West Nile virus (WNV) infection can cause serious disease. WNV is a seasonal health risk in California and San Joaquin County that flares up with the warm weather in late spring or summer and continues into the fall.
Birds are carriers of West Nile virus; a mosquito becomes infected by biting an infected bird. Infected mosquitos can spread the virus to humans, horses, and birds. The easiest and best way to avoid WNV is to prevent mosquito bites.
Babies and young kids can sometimes sleep so peacefully that we forget they are even there. It can also be tempting to leave a baby alone in a car while we quickly run into the store. The problem is that leaving a child alone in a car can lead to serious injury or death from heatstroke. Young children are particularly at risk, as their bodies heat up three to five times faster than an adult’s. In 2017, 42 children across the US died from heatstroke when left alone in vehicles. These tragedies are completely preventable. Here’s how we can all work together to keep kids safe from heatstroke:
A: Avoid heatstroke-related injury and death by never leaving your child alone in a car, not even for a minute. And make sure to keep your car locked when you’re not in it so kids don’t get in on their own.
C: Create reminders by putting something in the back of your car next to your child such as a briefcase, a purse or a cell phone that is needed at your final destination. This is especially important if you’re not following your normal routine.
T: Take action. If you see a child alone in a car, call 911. Emergency personnel want you to call. They are trained to respond to these situations. One call could save a life.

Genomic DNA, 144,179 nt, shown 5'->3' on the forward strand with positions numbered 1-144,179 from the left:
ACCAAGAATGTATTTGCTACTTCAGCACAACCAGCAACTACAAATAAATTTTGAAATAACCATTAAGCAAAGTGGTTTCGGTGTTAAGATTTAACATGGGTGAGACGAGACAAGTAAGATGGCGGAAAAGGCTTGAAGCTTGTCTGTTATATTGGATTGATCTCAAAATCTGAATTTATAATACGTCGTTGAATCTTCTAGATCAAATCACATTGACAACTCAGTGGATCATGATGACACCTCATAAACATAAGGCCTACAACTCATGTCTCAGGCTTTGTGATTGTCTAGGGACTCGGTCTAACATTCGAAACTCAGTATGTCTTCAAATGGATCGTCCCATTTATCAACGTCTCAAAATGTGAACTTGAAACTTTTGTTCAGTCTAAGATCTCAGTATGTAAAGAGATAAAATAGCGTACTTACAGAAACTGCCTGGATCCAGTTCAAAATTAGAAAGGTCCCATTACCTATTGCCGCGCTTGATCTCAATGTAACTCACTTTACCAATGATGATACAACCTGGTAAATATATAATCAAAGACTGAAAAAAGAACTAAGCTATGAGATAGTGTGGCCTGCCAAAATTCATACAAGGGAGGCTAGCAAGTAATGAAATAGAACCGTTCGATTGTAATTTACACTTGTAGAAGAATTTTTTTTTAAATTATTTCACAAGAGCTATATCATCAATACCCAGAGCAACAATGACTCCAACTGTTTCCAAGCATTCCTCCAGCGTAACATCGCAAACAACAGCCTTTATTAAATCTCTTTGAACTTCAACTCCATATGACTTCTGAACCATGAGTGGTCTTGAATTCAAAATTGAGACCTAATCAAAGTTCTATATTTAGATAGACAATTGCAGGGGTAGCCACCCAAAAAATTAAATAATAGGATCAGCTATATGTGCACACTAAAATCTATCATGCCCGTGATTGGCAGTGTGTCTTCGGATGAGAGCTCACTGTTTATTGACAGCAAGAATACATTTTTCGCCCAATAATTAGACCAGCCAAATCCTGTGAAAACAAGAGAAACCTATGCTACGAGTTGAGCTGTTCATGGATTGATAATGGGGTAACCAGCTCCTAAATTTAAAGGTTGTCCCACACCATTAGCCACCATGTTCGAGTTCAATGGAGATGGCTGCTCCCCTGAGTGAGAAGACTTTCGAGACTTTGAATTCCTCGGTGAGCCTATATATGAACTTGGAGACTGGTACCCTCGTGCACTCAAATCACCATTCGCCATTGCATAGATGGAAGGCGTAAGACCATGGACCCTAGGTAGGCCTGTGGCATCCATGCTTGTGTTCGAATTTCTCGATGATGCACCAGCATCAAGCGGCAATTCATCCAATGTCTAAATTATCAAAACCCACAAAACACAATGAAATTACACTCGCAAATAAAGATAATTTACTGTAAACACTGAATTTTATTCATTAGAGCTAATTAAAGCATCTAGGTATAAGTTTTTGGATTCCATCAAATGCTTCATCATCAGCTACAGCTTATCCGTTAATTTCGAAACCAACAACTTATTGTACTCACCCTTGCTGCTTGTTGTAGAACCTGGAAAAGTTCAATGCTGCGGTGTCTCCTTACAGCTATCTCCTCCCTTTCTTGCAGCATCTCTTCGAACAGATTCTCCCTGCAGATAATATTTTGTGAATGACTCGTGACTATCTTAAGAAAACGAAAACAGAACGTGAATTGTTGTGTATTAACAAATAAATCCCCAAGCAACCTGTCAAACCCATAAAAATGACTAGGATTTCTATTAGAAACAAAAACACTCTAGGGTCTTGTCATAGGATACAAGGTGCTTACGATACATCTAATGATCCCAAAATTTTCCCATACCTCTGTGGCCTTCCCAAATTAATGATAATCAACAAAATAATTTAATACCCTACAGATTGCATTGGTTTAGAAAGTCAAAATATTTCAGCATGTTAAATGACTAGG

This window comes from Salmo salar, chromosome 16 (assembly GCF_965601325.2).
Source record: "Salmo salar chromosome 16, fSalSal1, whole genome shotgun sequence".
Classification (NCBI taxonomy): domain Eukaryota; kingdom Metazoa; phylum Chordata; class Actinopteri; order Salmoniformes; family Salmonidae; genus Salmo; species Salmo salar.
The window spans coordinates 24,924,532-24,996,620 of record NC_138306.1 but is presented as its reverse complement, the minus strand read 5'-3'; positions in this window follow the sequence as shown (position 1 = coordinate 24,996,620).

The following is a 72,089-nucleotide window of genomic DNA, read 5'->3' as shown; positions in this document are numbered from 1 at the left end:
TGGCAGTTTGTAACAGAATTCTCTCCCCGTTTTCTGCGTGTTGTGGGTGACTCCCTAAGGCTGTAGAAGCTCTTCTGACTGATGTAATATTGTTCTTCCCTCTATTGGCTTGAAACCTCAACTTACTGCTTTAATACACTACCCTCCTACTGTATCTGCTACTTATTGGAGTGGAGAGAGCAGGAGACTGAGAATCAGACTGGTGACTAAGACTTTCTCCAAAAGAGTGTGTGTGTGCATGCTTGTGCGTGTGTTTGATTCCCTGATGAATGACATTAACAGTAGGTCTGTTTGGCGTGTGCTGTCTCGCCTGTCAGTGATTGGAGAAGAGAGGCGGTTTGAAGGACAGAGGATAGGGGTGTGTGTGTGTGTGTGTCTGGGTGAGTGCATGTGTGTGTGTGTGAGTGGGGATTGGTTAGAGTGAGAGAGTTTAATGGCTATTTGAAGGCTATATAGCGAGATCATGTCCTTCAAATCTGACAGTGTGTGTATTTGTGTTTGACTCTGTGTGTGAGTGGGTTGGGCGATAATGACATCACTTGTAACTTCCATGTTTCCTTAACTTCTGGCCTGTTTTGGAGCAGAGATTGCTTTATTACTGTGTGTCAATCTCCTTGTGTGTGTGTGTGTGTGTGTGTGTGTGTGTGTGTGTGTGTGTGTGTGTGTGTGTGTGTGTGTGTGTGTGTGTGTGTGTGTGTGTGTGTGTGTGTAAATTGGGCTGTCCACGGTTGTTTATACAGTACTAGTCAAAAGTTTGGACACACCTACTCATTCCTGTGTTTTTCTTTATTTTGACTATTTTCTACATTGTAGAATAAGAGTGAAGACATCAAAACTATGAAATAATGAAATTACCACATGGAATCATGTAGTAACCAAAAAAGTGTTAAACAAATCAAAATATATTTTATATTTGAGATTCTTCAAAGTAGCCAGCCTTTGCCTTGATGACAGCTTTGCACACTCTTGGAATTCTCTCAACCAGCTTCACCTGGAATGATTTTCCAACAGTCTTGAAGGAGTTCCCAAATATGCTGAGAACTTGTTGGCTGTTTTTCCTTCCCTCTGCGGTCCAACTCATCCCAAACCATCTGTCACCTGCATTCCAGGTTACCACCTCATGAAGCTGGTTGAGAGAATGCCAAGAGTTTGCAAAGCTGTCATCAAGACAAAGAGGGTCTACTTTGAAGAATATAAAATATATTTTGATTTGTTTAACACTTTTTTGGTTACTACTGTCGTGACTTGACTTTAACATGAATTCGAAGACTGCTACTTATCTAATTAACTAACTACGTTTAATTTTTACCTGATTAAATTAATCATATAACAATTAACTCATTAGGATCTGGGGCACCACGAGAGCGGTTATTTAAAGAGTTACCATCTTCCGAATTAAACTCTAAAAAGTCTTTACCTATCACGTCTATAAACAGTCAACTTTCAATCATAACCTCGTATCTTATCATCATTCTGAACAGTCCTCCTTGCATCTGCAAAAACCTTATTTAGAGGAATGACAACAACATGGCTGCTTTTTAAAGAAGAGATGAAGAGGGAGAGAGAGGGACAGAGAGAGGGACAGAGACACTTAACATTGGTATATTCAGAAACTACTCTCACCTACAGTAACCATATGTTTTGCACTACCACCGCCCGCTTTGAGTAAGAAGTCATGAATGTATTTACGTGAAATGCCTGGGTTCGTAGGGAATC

Valley Fever (coccidioidomycosis or "cocci" for short) is an infection caused by a fungus somewhat like yeast or mildew that lives in the soil of the southwestern United States and northwestern Mexico. In California, "cocci" predominates in the San Joaquin Valley. Since 2014, San Joaquin County has seen significant increases in reported cases of Valley Fever each year. The highest rates in San Joaquin County are in the Tracy area.
Valley Fever is a respiratory disease that can be devastating. Learning about Valley Fever can help you and your doctor recognize the symptoms early. The disease can be difficult to diagnose, especially if you are unaware of it.The best way to reduce the risk is to avoid breathing in dirt or dust in places where Valley Fever is common.
Keep Your Risk of Infection Low by:
When it is windy and the air is dusty, especially during dust storms:
Stay inside and keep windows and doors closed.
While driving, keep car windows shut and use “recirculating” air conditioning if available.
If you must be outdoors, consider wearing an N95 mask or respirator (available at drug and hardware stores).
When working or playing in areas with open dirt:
Wet down soil before disturbing it to reduce dust.
Public Health Services (PHS) WIC building in Manteca has sustained extensive fire
damage. At this time, no WIC services are being provided at the site located at
124 Sycamore Ave. The program is exploring other site options. To ensure continuity
of services, the WIC office will be reaching out to each Manteca participant by
phone to assist in rescheduling appointments.
However, clients are also encouraged to call the
WIC office at 209-468-3280, to reschedule their appointments and get directions
for other sites. To view the revised WIC site locations and schedules, click here.
Public Health Services (PHS) works to protect, promote and improve health and well-being for all who live, work, and play in San Joaquin County. The just released Annual Report for 2017 provides a snapshot of the work and services provided this past year. It reviews selected data and program information, highlights some successes and challenges, and mentions a few of the main issues to address during 2018.
Along with the California Department of Public Health, San Joaquin County Public Health Services (PHS) is committed to providing you with the facts you need to make safe and informed choices. By sharing science-based information, PHS is working to increase awareness about cannabis and how it affects our bodies, minds and health.
The video below, Let's Talk Cannibus gives you facts and tips about the new adult-use marijuana law in California. Watch this video to learn more.
Click on the links below for specific topics regarding Cannabis: